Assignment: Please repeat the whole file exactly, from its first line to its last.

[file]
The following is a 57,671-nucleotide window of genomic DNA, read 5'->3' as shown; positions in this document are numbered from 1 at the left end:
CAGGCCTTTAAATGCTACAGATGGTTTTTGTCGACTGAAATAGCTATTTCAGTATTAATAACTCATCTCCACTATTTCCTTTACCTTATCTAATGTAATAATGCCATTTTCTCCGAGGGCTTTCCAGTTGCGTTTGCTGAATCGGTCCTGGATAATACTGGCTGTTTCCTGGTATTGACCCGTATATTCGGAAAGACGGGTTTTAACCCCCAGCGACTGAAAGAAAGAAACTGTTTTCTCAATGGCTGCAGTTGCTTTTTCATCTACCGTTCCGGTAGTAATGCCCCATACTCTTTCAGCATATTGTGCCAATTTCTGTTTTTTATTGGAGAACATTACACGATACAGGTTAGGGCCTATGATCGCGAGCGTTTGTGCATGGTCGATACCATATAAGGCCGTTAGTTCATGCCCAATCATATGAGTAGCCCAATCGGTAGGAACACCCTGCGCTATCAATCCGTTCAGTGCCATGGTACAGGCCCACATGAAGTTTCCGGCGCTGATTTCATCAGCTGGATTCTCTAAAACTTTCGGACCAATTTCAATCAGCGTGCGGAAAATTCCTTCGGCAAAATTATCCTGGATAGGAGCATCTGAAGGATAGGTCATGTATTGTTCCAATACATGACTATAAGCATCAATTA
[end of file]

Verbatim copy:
The following is a 57,671-nucleotide window of genomic DNA, read 5'->3' as shown; positions in this document are numbered from 1 at the left end:
CAGGCCTTTAAATGCTACAGATGGTTTTTGTCGACTGAAATAGCTATTTCAGTATTAATAACTCATCTCCACTATTTCCTTTACCTTATCTAATGTAATAATGCCATTTTCTCCGAGGGCTTTCCAGTTGCGTTTGCTGAATCGGTCCTGGATAATACTGGCTGTTTCCTGGTATTGACCCGTATATTCGGAAAGACGGGTTTTAACCCCCAGCGACTGAAAGAAAGAAACTGTTTTCTCAATGGCTGCAGTTGCTTTTTCATCTACCGTTCCGGTAGTAATGCCCCATACTCTTTCAGCATATTGTGCCAATTTCTGTTTTTTATTGGAGAACATTACACGATACAGGTTAGGGCCTATGATCGCGAGCGTTTGTGCATGGTCGATACCATATAAGGCCGTTAGTTCATGCCCAATCATATGAGTAGCCCAATCGGTAGGAACACCCTGCGCTATCAATCCGTTCAGTGCCATGGTACAGGCCCACATGAAGTTTCCGGCGCTGATTTCATCAGCTGGATTCTCTAAAACTTTCGGACCAATTTCAATCAGCGTGCGGAAAATTCCTTCGGCAAAATTATCCTGGATAGGAGCATCTGAAGGATAGGTCATGTATTGTTCCAATACATGACTATAAGCATCAATTA